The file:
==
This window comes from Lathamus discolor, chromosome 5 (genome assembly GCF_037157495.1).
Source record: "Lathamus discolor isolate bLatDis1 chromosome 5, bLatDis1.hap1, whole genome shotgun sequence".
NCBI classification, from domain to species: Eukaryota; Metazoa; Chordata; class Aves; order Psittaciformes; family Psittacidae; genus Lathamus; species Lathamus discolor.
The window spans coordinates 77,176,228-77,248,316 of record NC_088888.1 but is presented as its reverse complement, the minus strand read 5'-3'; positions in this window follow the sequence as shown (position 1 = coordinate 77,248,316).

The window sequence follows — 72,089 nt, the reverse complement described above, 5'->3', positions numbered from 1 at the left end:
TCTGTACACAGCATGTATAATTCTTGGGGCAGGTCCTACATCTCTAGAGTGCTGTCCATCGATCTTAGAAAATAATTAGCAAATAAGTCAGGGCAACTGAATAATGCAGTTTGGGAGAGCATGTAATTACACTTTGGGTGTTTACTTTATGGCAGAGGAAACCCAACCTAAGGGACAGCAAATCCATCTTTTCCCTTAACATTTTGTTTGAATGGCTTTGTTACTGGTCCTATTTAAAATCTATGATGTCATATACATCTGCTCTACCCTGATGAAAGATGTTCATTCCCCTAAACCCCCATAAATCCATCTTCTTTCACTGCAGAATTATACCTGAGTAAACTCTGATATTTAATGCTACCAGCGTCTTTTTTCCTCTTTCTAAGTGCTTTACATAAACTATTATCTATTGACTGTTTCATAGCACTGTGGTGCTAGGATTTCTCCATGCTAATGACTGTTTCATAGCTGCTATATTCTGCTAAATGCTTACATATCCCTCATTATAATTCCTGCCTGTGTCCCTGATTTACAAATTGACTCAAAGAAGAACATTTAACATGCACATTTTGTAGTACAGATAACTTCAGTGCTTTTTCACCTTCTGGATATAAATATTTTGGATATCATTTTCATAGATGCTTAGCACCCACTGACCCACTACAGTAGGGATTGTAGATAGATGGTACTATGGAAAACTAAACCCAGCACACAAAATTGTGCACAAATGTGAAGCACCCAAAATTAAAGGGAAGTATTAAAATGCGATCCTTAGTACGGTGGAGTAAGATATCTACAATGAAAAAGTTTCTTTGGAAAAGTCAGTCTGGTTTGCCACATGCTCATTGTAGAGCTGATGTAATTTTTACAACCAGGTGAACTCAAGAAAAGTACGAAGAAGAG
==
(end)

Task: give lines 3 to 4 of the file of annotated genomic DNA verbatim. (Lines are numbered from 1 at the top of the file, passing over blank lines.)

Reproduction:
NCBI classification, from domain to species: Eukaryota; Metazoa; Chordata; class Aves; order Psittaciformes; family Psittacidae; genus Lathamus; species Lathamus discolor.
The window spans coordinates 77,176,228-77,248,316 of record NC_088888.1 but is presented as its reverse complement, the minus strand read 5'-3'; positions in this window follow the sequence as shown (position 1 = coordinate 77,248,316).